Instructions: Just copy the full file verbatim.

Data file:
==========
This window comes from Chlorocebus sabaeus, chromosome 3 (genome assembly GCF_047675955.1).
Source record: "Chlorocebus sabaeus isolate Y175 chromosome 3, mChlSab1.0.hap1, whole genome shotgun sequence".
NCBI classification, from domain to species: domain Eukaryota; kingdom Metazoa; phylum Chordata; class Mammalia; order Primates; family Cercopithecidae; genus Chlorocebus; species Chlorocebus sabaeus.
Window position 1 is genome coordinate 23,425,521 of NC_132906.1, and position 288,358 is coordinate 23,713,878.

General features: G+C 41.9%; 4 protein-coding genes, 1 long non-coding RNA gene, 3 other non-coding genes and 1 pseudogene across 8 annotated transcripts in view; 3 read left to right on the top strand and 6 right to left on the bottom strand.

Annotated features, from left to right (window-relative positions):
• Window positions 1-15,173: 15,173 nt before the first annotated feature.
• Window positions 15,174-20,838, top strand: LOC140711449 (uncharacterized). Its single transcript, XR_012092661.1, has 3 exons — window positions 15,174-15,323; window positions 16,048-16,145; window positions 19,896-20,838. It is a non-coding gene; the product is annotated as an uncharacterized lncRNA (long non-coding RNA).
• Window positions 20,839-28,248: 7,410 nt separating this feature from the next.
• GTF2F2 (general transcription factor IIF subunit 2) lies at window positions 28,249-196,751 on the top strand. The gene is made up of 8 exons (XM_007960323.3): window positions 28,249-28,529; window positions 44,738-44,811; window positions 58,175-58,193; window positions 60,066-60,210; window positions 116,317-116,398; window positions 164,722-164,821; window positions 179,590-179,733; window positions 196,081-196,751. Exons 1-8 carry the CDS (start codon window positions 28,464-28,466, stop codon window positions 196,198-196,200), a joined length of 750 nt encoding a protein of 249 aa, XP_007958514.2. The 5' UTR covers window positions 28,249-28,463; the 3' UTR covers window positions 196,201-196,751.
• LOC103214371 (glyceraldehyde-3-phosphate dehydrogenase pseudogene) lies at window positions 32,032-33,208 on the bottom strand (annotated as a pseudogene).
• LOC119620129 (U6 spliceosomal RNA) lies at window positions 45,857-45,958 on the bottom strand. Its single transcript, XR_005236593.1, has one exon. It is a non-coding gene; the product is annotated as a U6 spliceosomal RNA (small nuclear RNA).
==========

This window comes from Chlorocebus sabaeus, chromosome 3 (genome assembly GCF_047675955.1).
Source record: "Chlorocebus sabaeus isolate Y175 chromosome 3, mChlSab1.0.hap1, whole genome shotgun sequence".
NCBI classification, from domain to species: domain Eukaryota; kingdom Metazoa; phylum Chordata; class Mammalia; order Primates; family Cercopithecidae; genus Chlorocebus; species Chlorocebus sabaeus.
Window position 1 is genome coordinate 23,425,521 of NC_132906.1, and position 288,358 is coordinate 23,713,878.

General features: G+C 41.9%; 4 protein-coding genes, 1 long non-coding RNA gene, 3 other non-coding genes and 1 pseudogene across 8 annotated transcripts in view; 3 read left to right on the top strand and 6 right to left on the bottom strand.

Annotated features, from left to right (window-relative positions):
• Window positions 1-15,173: 15,173 nt before the first annotated feature.
• Window positions 15,174-20,838, top strand: LOC140711449 (uncharacterized). Its single transcript, XR_012092661.1, has 3 exons — window positions 15,174-15,323; window positions 16,048-16,145; window positions 19,896-20,838. It is a non-coding gene; the product is annotated as an uncharacterized lncRNA (long non-coding RNA).
• Window positions 20,839-28,248: 7,410 nt separating this feature from the next.
• GTF2F2 (general transcription factor IIF subunit 2) lies at window positions 28,249-196,751 on the top strand. The gene is made up of 8 exons (XM_007960323.3): window positions 28,249-28,529; window positions 44,738-44,811; window positions 58,175-58,193; window positions 60,066-60,210; window positions 116,317-116,398; window positions 164,722-164,821; window positions 179,590-179,733; window positions 196,081-196,751. Exons 1-8 carry the CDS (start codon window positions 28,464-28,466, stop codon window positions 196,198-196,200), a joined length of 750 nt encoding a protein of 249 aa, XP_007958514.2. The 5' UTR covers window positions 28,249-28,463; the 3' UTR covers window positions 196,201-196,751.
• LOC103214371 (glyceraldehyde-3-phosphate dehydrogenase pseudogene) lies at window positions 32,032-33,208 on the bottom strand (annotated as a pseudogene).
• LOC119620129 (U6 spliceosomal RNA) lies at window positions 45,857-45,958 on the bottom strand. Its single transcript, XR_005236593.1, has one exon. It is a non-coding gene; the product is annotated as a U6 spliceosomal RNA (small nuclear RNA).